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Hard on the heels of Oracle's new subscription model for enterprise applications (Soft*letter, 9/30/98), a small venture-funded startup is about to test a similar concept for mass-market consumer titles.

"Our model is something like HBO," says Arepa founder Ric Fulop.

"For a flat monthly fee--possibly around six dollars--subscribers will get unlimited access to a huge, huge library of content."

Specifically, what Arepa subscribers will get is high-bandwidth streaming media, not an actual download of the software itself.

Fulop's company has figured out how to push rich multimedia over a cable connection fast enough so that performance is "equal or better" to execution from the user's own CD-ROM drive. "The network becomes the storage device," he says. And cable network connections are growing at an explosive rate, he notes. "At the beginning of this year, the cable industry had 40,000 Internet subscribers. Now the number is up to 500,000 and growing."

But plumbing isn't the interesting part of Arepa's business. In fact, Arepa is essentially a syndication company, which will buy content from software publishers and deliver it to local and regional cable companies as a premium subscription service. Fulop already has relationships in place with the three biggest cable companies--@Home, MediaOne, and PathFinder--and he's now working out content deals with most of the largest consumer software publishers.

So far, the service is on track for a public launch in February or March, he says.

By that time, Fulop expects to have a library of about a hundred consumer titles, "mostly older products that aren't available in stores." Initially, Arepa plans a simple three-way split of subscription revenues--a third to the cable company, a third to Arepa as the syndicator, and a third to participating publishers based on the number of titles they contribute. Out of a hypothetical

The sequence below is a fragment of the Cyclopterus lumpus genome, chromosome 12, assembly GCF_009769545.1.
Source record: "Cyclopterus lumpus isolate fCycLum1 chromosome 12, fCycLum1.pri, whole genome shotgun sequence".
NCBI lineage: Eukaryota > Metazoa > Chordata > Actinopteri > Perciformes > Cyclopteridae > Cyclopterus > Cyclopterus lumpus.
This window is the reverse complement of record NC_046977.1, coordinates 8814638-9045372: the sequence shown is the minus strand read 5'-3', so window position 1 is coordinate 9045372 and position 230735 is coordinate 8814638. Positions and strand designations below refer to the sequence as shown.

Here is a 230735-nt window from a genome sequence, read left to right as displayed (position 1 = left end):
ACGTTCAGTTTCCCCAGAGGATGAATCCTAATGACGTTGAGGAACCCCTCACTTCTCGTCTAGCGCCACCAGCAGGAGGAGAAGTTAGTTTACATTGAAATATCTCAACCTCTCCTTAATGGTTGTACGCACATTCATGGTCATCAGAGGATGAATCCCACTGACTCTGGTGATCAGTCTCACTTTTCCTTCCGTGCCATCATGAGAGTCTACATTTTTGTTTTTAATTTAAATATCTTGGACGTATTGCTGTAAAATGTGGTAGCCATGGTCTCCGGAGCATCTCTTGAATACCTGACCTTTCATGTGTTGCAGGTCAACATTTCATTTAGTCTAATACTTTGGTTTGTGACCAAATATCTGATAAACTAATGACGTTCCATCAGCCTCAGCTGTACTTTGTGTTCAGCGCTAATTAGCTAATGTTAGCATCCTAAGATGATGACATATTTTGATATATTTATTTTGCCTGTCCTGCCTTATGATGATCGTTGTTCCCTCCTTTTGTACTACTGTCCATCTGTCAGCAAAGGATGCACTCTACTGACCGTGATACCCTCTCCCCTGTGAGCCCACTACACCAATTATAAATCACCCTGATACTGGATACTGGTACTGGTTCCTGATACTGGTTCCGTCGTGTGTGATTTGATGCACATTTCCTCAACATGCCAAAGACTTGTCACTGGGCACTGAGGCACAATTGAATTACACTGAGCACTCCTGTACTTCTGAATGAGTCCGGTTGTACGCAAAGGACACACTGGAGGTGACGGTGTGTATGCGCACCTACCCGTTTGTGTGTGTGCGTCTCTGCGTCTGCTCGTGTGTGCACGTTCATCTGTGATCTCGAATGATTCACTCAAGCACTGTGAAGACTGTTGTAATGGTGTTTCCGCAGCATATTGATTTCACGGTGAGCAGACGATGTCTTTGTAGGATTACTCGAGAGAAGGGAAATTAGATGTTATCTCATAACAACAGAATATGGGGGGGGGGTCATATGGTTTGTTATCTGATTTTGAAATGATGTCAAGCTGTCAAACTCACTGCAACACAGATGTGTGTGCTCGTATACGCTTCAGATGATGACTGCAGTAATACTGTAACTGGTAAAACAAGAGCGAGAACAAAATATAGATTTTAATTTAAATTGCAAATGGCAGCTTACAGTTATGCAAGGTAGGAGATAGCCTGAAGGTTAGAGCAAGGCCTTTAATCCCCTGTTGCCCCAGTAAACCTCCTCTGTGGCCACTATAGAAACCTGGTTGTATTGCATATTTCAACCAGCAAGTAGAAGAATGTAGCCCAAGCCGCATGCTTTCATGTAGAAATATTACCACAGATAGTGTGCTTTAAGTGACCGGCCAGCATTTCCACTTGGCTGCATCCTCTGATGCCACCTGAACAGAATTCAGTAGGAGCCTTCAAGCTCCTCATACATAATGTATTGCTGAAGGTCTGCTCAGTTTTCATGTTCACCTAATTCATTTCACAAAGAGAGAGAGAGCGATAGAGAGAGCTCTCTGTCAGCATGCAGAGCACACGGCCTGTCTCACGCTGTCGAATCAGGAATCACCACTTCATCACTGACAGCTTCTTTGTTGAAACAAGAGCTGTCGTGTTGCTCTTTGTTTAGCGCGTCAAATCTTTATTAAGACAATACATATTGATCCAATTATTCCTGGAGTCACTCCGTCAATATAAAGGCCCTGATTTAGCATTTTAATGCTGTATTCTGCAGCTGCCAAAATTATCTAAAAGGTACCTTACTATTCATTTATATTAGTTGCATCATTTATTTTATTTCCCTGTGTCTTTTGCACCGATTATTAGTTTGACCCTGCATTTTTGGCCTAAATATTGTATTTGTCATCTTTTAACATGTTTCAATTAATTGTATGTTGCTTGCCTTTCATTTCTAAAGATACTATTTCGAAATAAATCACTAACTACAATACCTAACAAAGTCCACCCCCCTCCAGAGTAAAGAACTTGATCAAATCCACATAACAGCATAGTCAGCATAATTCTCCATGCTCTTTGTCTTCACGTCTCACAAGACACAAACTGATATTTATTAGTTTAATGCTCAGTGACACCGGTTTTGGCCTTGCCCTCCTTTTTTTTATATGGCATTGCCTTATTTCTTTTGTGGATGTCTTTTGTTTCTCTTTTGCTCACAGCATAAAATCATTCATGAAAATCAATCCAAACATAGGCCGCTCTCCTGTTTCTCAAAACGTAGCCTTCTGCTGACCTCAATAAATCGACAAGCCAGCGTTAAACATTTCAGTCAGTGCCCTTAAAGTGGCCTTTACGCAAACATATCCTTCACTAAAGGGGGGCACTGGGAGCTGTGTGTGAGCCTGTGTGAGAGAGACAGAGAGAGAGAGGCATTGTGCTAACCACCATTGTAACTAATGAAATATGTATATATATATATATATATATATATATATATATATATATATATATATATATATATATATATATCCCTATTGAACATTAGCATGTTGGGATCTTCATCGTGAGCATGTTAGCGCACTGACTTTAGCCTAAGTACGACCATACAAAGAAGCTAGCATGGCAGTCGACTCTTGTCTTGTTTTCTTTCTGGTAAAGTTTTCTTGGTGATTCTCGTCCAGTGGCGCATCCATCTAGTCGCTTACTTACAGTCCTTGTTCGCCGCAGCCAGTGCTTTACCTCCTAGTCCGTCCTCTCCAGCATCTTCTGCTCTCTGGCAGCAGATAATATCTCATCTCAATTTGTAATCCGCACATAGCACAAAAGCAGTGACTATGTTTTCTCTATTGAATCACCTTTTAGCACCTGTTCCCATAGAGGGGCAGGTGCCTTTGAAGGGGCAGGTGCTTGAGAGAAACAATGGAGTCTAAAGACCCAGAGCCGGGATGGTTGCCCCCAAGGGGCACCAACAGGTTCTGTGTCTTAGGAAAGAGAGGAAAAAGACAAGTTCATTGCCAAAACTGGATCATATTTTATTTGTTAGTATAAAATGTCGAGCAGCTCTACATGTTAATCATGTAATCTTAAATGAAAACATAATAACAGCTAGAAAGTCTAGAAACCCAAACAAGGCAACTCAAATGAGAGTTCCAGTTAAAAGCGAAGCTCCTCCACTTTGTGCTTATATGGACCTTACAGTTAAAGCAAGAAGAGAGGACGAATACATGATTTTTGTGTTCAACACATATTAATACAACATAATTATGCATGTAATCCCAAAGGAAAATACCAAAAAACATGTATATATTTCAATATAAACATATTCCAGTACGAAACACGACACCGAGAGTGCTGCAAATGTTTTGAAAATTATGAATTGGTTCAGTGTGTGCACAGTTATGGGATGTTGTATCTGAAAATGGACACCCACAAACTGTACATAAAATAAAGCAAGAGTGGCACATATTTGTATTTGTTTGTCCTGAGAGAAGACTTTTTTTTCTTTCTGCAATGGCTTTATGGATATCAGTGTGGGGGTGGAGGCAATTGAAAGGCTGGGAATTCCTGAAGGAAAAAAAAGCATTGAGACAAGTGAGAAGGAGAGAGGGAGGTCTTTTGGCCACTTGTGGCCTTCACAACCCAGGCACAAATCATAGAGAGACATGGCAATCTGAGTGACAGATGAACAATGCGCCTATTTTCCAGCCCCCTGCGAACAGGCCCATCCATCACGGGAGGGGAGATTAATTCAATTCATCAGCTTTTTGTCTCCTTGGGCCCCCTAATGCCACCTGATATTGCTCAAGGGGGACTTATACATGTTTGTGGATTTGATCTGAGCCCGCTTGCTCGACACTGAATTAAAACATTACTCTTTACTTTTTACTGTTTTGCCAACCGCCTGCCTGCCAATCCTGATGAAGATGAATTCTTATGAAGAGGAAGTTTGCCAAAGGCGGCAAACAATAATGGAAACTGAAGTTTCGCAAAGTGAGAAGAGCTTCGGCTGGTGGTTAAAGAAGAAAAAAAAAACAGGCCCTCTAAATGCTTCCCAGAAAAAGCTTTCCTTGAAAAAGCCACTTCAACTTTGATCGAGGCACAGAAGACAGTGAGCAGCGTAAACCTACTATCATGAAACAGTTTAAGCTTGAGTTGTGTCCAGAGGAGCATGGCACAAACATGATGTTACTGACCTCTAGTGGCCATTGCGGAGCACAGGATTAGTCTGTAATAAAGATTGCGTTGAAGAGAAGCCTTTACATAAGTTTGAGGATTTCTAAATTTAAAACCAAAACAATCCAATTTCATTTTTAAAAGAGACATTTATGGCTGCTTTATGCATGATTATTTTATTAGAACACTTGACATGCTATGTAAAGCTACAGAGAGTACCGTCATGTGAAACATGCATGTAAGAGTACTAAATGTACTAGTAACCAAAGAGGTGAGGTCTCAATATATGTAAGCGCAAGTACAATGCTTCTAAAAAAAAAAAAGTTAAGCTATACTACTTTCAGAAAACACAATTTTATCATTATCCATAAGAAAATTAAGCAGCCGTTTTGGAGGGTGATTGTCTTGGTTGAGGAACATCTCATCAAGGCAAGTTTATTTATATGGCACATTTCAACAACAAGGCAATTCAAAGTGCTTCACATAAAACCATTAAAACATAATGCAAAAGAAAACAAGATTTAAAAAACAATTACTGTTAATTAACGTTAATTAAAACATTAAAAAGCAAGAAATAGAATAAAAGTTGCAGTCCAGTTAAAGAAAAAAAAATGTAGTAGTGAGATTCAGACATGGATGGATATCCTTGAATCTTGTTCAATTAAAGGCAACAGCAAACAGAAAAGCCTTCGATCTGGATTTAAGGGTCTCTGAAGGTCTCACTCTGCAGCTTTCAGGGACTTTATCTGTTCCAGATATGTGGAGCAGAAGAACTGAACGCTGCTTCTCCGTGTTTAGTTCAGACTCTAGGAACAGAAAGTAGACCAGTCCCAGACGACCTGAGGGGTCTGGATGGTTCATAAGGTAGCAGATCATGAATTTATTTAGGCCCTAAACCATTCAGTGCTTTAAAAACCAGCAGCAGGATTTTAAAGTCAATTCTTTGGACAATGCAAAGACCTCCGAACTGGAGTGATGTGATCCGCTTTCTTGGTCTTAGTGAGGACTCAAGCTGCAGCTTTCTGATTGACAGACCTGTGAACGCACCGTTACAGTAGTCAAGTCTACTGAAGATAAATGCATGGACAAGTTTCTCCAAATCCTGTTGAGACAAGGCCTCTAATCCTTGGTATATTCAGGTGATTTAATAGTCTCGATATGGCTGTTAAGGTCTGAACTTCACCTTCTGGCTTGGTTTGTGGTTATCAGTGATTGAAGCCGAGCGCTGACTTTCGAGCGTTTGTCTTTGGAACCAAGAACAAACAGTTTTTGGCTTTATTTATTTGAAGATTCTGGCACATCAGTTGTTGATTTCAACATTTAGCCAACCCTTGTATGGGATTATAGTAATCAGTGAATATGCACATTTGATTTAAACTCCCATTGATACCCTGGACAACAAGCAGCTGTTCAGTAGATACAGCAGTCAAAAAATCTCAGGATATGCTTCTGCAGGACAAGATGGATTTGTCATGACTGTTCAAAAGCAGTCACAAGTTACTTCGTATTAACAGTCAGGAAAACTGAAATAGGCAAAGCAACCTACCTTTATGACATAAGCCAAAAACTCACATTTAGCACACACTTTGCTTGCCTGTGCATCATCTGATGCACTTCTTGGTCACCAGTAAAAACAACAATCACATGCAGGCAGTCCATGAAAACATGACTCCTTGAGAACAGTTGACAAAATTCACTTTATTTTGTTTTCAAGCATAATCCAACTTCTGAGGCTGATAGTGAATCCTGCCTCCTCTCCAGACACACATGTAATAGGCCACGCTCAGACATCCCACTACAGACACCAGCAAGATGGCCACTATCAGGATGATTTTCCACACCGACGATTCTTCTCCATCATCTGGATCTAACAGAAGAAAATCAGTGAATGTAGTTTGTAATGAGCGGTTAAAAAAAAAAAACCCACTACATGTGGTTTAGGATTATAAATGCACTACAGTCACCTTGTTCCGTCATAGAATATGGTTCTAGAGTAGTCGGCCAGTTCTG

$6 monthly subscription payment, says Fulop, a publisher will earn 2 per subscriber for each title--or $24,000 a year for every 100,000 subscribers that Arepa's cable partners manage to sign up.

But it's likely that Arepa will quickly fine tune its revenue-sharing model to match the ratings system that television syndicators use. Since Arepa can track the actual number of minutes that subscribers spend with each title, Fulop says it will probably make sense to pro-rate each publisher's revenue share according to actual usage. And in turn, competition for higher usage ratings should encourage publishers to supply higher-quality titles, and to swap out titles that consumers don't want.

Arepa is also struggling with a classic branding question: Should the company build a single branded "channel" like HBO or Fox, or else fade into the background and help publishers create many different branded channels--a Learning Company educational channel, for instance, or an Electronic Arts sports game channel. "Right now, our technology gives us a monopoly," Fulop says. "Next, we have to figure out what to do with that position."

Ric Fulop, president, Arepa, One Memorial Dr., Cambridge, Mass.

02142; 617/621-1212. E-mail:

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Date:Oct 31, 1998

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